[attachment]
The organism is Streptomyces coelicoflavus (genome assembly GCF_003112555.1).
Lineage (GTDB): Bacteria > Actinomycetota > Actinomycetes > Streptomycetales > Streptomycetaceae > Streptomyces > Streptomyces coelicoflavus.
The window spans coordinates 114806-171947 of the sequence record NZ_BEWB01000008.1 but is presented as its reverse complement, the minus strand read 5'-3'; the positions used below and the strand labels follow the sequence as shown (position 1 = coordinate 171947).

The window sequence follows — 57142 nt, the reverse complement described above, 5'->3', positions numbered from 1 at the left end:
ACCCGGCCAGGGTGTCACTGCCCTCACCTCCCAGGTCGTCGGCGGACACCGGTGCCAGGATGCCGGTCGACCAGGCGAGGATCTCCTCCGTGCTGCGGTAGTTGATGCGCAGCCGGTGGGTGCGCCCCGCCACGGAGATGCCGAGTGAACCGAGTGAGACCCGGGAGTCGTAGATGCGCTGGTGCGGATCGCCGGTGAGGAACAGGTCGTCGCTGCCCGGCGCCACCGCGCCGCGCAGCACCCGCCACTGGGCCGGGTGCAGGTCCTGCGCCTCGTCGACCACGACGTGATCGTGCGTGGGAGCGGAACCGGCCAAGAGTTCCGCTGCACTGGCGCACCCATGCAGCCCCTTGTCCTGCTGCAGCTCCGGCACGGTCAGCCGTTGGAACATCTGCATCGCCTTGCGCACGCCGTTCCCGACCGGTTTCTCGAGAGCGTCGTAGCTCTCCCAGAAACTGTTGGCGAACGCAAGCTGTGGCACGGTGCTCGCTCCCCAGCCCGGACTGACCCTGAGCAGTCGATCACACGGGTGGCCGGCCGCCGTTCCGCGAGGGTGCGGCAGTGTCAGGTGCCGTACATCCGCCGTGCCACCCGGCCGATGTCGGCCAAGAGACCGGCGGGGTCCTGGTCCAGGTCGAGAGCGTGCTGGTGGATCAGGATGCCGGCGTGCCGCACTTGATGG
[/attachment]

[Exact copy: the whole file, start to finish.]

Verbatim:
The organism is Streptomyces coelicoflavus (genome assembly GCF_003112555.1).
Lineage (GTDB): Bacteria > Actinomycetota > Actinomycetes > Streptomycetales > Streptomycetaceae > Streptomyces > Streptomyces coelicoflavus.
The window spans coordinates 114806-171947 of the sequence record NZ_BEWB01000008.1 but is presented as its reverse complement, the minus strand read 5'-3'; the positions used below and the strand labels follow the sequence as shown (position 1 = coordinate 171947).

The window sequence follows — 57142 nt, the reverse complement described above, 5'->3', positions numbered from 1 at the left end:
ACCCGGCCAGGGTGTCACTGCCCTCACCTCCCAGGTCGTCGGCGGACACCGGTGCCAGGATGCCGGTCGACCAGGCGAGGATCTCCTCCGTGCTGCGGTAGTTGATGCGCAGCCGGTGGGTGCGCCCCGCCACGGAGATGCCGAGTGAACCGAGTGAGACCCGGGAGTCGTAGATGCGCTGGTGCGGATCGCCGGTGAGGAACAGGTCGTCGCTGCCCGGCGCCACCGCGCCGCGCAGCACCCGCCACTGGGCCGGGTGCAGGTCCTGCGCCTCGTCGACCACGACGTGATCGTGCGTGGGAGCGGAACCGGCCAAGAGTTCCGCTGCACTGGCGCACCCATGCAGCCCCTTGTCCTGCTGCAGCTCCGGCACGGTCAGCCGTTGGAACATCTGCATCGCCTTGCGCACGCCGTTCCCGACCGGTTTCTCGAGAGCGTCGTAGCTCTCCCAGAAACTGTTGGCGAACGCAAGCTGTGGCACGGTGCTCGCTCCCCAGCCCGGACTGACCCTGAGCAGTCGATCACACGGGTGGCCGGCCGCCGTTCCGCGAGGGTGCGGCAGTGTCAGGTGCCGTACATCCGCCGTGCCACCCGGCCGATGTCGGCCAAGAGACCGGCGGGGTCCTGGTCCAGGTCGAGAGCGTGCTGGTGGATCAGGATGCCGGCGTGCCGCACTTGATGG